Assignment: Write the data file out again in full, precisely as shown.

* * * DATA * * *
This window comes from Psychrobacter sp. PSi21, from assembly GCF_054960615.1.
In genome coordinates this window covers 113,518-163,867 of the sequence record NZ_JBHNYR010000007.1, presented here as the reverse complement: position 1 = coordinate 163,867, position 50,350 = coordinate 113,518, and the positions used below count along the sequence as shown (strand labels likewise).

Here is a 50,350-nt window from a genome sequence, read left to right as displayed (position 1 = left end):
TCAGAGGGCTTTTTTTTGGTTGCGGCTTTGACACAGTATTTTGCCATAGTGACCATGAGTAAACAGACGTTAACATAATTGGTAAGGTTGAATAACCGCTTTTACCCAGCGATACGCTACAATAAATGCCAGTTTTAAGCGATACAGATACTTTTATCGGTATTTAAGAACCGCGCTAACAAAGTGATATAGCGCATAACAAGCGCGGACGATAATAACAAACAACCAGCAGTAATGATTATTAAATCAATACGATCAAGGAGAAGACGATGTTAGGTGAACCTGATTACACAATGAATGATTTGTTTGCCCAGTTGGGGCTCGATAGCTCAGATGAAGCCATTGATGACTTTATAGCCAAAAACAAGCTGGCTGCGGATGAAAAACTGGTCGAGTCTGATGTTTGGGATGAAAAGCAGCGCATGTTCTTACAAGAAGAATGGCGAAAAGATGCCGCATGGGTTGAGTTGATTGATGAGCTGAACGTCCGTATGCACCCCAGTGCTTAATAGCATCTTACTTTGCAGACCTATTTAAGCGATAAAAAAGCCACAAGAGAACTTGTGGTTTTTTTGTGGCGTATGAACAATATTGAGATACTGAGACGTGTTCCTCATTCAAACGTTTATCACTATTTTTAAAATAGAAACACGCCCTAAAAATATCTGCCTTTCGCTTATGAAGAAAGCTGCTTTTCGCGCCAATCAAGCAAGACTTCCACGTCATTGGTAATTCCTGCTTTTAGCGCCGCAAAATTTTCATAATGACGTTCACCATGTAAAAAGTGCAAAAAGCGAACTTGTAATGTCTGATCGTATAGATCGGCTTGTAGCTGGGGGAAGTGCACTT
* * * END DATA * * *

This window comes from Psychrobacter sp. PSi21, from assembly GCF_054960615.1.
In genome coordinates this window covers 113,518-163,867 of the sequence record NZ_JBHNYR010000007.1, presented here as the reverse complement: position 1 = coordinate 163,867, position 50,350 = coordinate 113,518, and the positions used below count along the sequence as shown (strand labels likewise).

Here is a 50,350-nt window from a genome sequence, read left to right as displayed (position 1 = left end):
TCAGAGGGCTTTTTTTTGGTTGCGGCTTTGACACAGTATTTTGCCATAGTGACCATGAGTAAACAGACGTTAACATAATTGGTAAGGTTGAATAACCGCTTTTACCCAGCGATACGCTACAATAAATGCCAGTTTTAAGCGATACAGATACTTTTATCGGTATTTAAGAACCGCGCTAACAAAGTGATATAGCGCATAACAAGCGCGGACGATAATAACAAACAACCAGCAGTAATGATTATTAAATCAATACGATCAAGGAGAAGACGATGTTAGGTGAACCTGATTACACAATGAATGATTTGTTTGCCCAGTTGGGGCTCGATAGCTCAGATGAAGCCATTGATGACTTTATAGCCAAAAACAAGCTGGCTGCGGATGAAAAACTGGTCGAGTCTGATGTTTGGGATGAAAAGCAGCGCATGTTCTTACAAGAAGAATGGCGAAAAGATGCCGCATGGGTTGAGTTGATTGATGAGCTGAACGTCCGTATGCACCCCAGTGCTTAATAGCATCTTACTTTGCAGACCTATTTAAGCGATAAAAAAGCCACAAGAGAACTTGTGGTTTTTTTGTGGCGTATGAACAATATTGAGATACTGAGACGTGTTCCTCATTCAAACGTTTATCACTATTTTTAAAATAGAAACACGCCCTAAAAATATCTGCCTTTCGCTTATGAAGAAAGCTGCTTTTCGCGCCAATCAAGCAAGACTTCCACGTCATTGGTAATTCCTGCTTTTAGCGCCGCAAAATTTTCATAATGACGTTCACCATGTAAAAAGTGCAAAAAGCGAACTTGTAATGTCTGATCGTATAGATCGGCTTGTAGCTGGGGGAAGTGCACTT